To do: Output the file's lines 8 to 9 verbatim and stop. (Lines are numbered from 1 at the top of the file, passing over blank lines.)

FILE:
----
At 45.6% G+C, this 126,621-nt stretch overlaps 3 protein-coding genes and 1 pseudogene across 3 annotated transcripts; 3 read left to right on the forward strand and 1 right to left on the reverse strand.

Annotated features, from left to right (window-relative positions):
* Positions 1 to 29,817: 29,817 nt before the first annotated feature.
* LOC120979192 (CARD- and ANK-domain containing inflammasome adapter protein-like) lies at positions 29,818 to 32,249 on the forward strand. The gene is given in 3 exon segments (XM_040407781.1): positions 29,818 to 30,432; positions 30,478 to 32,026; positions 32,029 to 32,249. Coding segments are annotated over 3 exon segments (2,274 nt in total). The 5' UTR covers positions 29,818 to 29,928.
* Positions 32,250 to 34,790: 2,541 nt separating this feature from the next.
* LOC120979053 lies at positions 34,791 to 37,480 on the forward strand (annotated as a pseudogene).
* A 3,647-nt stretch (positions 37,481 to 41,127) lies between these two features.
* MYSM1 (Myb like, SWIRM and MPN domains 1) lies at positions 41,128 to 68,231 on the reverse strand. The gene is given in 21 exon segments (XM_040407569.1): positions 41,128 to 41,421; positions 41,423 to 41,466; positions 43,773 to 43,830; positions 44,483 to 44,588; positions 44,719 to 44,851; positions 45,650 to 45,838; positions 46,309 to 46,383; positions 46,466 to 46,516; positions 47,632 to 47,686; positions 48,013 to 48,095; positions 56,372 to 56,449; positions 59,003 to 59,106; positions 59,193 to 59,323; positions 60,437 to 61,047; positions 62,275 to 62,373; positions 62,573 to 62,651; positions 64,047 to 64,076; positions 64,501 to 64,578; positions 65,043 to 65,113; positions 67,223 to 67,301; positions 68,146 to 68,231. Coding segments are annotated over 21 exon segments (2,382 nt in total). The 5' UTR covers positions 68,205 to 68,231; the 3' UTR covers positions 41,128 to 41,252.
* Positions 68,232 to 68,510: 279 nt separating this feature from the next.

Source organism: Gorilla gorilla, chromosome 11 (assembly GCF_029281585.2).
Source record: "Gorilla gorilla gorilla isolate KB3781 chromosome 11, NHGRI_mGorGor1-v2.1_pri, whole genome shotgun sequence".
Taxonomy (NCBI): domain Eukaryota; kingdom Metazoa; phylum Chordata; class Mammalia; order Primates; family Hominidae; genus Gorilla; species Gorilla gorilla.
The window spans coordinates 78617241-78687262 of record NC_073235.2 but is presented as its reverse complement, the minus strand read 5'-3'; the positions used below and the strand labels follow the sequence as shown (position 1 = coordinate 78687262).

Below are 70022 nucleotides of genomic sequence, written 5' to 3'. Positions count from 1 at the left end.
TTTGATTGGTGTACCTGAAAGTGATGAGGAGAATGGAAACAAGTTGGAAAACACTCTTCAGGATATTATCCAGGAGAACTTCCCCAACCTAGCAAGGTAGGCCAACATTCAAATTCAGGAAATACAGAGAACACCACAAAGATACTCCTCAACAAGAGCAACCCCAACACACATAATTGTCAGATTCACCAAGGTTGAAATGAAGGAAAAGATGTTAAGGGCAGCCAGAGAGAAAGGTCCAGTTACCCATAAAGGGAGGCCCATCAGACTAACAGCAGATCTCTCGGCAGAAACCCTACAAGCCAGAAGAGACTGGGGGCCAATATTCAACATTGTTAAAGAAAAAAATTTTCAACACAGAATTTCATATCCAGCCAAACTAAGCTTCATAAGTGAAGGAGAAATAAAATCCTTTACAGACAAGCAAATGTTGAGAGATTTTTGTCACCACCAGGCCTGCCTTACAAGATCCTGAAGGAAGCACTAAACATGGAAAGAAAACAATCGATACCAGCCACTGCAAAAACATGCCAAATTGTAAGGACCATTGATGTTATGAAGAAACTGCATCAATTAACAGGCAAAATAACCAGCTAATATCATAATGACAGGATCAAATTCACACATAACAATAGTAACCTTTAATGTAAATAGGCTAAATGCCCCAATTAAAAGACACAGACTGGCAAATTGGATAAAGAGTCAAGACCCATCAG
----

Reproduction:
* MYSM1 (Myb like, SWIRM and MPN domains 1) lies at positions 41,128 to 68,231 on the reverse strand. The gene is given in 21 exon segments (XM_040407569.1): positions 41,128 to 41,421; positions 41,423 to 41,466; positions 43,773 to 43,830; positions 44,483 to 44,588; positions 44,719 to 44,851; positions 45,650 to 45,838; positions 46,309 to 46,383; positions 46,466 to 46,516; positions 47,632 to 47,686; positions 48,013 to 48,095; positions 56,372 to 56,449; positions 59,003 to 59,106; positions 59,193 to 59,323; positions 60,437 to 61,047; positions 62,275 to 62,373; positions 62,573 to 62,651; positions 64,047 to 64,076; positions 64,501 to 64,578; positions 65,043 to 65,113; positions 67,223 to 67,301; positions 68,146 to 68,231. Coding segments are annotated over 21 exon segments (2,382 nt in total). The 5' UTR covers positions 68,205 to 68,231; the 3' UTR covers positions 41,128 to 41,252.
* Positions 68,232 to 68,510: 279 nt separating this feature from the next.